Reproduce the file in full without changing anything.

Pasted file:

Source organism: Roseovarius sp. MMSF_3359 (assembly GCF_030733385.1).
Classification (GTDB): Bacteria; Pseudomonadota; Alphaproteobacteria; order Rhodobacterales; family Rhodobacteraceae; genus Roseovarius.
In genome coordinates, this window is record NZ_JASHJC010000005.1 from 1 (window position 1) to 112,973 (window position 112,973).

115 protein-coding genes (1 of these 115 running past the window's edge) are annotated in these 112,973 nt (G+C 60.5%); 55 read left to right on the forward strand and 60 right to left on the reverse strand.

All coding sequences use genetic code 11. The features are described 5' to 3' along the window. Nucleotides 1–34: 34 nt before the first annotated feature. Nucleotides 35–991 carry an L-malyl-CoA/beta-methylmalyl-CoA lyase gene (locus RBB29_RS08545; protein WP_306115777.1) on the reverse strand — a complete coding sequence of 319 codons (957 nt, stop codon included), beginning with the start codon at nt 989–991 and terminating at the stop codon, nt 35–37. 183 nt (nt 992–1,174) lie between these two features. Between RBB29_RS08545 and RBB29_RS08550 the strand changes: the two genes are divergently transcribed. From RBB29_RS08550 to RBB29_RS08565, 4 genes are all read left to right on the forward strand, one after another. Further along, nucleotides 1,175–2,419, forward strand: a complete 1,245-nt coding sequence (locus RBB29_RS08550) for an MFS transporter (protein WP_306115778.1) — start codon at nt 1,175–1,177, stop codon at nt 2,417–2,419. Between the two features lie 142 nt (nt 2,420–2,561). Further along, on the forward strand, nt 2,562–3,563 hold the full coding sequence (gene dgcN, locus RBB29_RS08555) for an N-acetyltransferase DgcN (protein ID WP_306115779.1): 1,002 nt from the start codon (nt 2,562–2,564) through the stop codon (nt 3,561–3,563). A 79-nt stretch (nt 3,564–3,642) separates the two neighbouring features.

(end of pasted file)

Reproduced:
Source organism: Roseovarius sp. MMSF_3359 (assembly GCF_030733385.1).
Classification (GTDB): Bacteria; Pseudomonadota; Alphaproteobacteria; order Rhodobacterales; family Rhodobacteraceae; genus Roseovarius.
In genome coordinates, this window is record NZ_JASHJC010000005.1 from 1 (window position 1) to 112,973 (window position 112,973).

115 protein-coding genes (1 of these 115 running past the window's edge) are annotated in these 112,973 nt (G+C 60.5%); 55 read left to right on the forward strand and 60 right to left on the reverse strand.

All coding sequences use genetic code 11. The features are described 5' to 3' along the window. Nucleotides 1–34: 34 nt before the first annotated feature. Nucleotides 35–991 carry an L-malyl-CoA/beta-methylmalyl-CoA lyase gene (locus RBB29_RS08545; protein WP_306115777.1) on the reverse strand — a complete coding sequence of 319 codons (957 nt, stop codon included), beginning with the start codon at nt 989–991 and terminating at the stop codon, nt 35–37. 183 nt (nt 992–1,174) lie between these two features. Between RBB29_RS08545 and RBB29_RS08550 the strand changes: the two genes are divergently transcribed. From RBB29_RS08550 to RBB29_RS08565, 4 genes are all read left to right on the forward strand, one after another. Further along, nucleotides 1,175–2,419, forward strand: a complete 1,245-nt coding sequence (locus RBB29_RS08550) for an MFS transporter (protein WP_306115778.1) — start codon at nt 1,175–1,177, stop codon at nt 2,417–2,419. Between the two features lie 142 nt (nt 2,420–2,561). Further along, on the forward strand, nt 2,562–3,563 hold the full coding sequence (gene dgcN, locus RBB29_RS08555) for an N-acetyltransferase DgcN (protein ID WP_306115779.1): 1,002 nt from the start codon (nt 2,562–2,564) through the stop codon (nt 3,561–3,563). A 79-nt stretch (nt 3,564–3,642) separates the two neighbouring features.